Wali Ullah, J.
1. This is a plaintiff's appeal which arises out of a suit for possession over some zamindari property which admittedly belonged to one Alrakh Rai, the father of the plaintiff. It appears that Alrakh Rai had a brother known as Sukhbas Rai who died in the lifetime of Alrakh Rai. Mt. Jaleba Kuar, defendant 1, is the wife of Sukhbas Rai. After the death of Sukhbas Rai, his property came into possession of Mt. Jaleba Kuar, It is common ground in the present litigation that the two brothers were separate. After the death of Alrakh Rai, some time in the year 1926, it appears that during the mutation proceedings in the revenue Court a compromise was effected between Mt. Sheo Kali, the present plaintiff, represented by her husband Kedar Rai who figures as defendant 2, and Mt. Jaleba Kuar, the contesting defendant. Thereafter on 23rd May 1938 the present suit was instituted by the plaintiff obviously for avoiding the compromise and obtaining possession over the portion of the property left by Alrakh Rai over which Mt. Jalfiba Kuar was in possession in pursuance of the compromise. The suit was contested on various grounds including one with regard to limitation.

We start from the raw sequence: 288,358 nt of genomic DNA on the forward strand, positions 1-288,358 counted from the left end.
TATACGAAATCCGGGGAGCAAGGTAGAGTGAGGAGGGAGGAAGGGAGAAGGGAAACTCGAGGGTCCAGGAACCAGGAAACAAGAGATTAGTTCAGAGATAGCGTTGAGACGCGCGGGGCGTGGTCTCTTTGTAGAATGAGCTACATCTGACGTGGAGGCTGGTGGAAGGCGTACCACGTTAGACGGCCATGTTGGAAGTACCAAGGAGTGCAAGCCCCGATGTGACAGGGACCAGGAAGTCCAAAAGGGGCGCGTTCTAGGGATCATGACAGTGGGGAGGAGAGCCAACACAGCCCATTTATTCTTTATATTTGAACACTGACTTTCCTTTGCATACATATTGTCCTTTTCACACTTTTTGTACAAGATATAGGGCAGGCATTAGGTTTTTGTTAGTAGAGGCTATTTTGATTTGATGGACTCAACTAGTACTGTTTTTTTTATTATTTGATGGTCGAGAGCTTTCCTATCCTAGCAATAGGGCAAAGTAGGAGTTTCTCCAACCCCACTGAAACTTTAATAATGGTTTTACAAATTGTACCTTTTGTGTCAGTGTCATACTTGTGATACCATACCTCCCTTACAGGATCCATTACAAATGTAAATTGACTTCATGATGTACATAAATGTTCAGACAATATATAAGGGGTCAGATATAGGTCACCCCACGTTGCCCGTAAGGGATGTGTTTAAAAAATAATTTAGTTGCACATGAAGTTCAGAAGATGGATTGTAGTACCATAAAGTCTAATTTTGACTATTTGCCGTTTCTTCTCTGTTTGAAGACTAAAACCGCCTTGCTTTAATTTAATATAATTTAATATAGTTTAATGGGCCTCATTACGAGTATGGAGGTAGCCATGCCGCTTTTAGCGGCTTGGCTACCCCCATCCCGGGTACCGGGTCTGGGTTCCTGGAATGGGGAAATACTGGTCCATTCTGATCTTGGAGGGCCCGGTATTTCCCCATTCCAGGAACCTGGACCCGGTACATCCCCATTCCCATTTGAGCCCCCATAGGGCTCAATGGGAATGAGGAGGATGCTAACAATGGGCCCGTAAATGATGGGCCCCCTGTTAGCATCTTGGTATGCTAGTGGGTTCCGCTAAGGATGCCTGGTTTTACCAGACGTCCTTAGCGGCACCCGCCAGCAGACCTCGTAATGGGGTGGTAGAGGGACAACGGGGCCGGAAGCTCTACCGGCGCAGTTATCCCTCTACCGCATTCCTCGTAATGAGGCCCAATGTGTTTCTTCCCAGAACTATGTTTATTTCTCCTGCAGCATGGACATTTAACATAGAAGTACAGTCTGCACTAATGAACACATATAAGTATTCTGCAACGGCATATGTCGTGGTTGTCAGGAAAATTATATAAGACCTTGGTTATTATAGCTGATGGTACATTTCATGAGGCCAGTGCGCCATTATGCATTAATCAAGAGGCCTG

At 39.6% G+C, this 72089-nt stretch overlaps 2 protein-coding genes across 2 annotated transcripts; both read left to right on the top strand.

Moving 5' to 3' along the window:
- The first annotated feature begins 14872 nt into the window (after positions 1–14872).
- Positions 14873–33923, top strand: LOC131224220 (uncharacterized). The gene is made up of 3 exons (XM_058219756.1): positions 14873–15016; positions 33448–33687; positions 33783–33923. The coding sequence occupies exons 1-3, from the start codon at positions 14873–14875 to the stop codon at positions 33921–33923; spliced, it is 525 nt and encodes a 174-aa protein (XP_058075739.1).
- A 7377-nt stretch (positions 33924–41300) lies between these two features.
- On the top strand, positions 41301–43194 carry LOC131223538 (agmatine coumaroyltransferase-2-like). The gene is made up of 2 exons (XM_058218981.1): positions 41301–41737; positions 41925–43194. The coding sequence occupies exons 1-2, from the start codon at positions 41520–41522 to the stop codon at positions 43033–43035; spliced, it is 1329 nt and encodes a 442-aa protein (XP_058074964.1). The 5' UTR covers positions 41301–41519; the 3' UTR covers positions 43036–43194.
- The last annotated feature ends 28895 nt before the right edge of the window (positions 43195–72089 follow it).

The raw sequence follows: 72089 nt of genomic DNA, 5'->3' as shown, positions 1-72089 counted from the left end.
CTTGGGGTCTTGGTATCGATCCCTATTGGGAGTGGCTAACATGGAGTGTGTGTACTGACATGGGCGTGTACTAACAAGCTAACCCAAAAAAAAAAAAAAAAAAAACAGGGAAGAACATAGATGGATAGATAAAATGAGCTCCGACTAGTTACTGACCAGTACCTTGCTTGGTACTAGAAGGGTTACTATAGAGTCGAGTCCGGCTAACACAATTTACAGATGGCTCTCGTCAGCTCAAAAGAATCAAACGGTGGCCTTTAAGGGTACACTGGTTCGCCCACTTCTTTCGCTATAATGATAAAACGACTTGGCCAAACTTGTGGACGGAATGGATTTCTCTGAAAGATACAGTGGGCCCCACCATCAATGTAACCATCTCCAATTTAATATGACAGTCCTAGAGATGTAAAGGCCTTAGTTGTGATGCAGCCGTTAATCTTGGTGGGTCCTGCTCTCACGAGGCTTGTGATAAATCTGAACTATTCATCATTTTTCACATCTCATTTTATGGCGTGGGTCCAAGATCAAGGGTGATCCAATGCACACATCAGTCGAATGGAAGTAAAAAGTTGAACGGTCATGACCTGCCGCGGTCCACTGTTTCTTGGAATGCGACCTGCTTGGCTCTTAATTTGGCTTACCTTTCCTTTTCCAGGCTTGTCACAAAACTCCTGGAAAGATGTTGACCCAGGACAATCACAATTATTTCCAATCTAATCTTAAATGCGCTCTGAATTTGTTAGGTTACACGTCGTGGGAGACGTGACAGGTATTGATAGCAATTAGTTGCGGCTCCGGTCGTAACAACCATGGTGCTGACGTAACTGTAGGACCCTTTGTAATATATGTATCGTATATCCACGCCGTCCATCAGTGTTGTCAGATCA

2. This case has had a prolonged and chequered history; It appears to have been first of all decided and decreed ex parte in October 1938. Subsequently the ex parte decree was set aside and the case was decided on merits. With regard to the other issues raised in the case, findings were recorded finally and I am no longer concerned with those issues. It appears that the case was remanded on some occasions by the lower appellate Court to the Court 'of first instance. On the last occasion, it was on 12th May 1941, that the suit was remanded to the Court of first instance specifically with the direction that the question of limitation should be properly decided by the Court of first instance. Parties were given 'opportunity to adduce fresh evidence, if they liked, on that question. The learned Munsif, by his judgment dated 31st July 1944, decided the question of limitation against the plaintiff. He held that Article 142, Limitation Act, applied to the case. Accepting the evidence of one Ram Deo Rai, a witness on behalf of the plaintiff, the learned Munsif held that the defendant must be deemed to have been in possession of one-half of the property left by Alrakh Rai the property in dispute since 17th January 1926. The learned Munsif believed the evidence of Ram Deo Rai and held that Alrakh Rai had died on that date. In view of these findings the suit was dismissed as time barred.
3. On appeal the learned Civil Judge affirmed the findings of the Court of first instance and dismissed the appeal. Learned Counsel for the plaintiff-appellant has strongly contended that in view of the pleadings of the parties and the findings recorded by the lower appellate Court, there can be no doubt that the Court below was in error in holding that the claim was barred by limitation under Article 142, Limitation Act.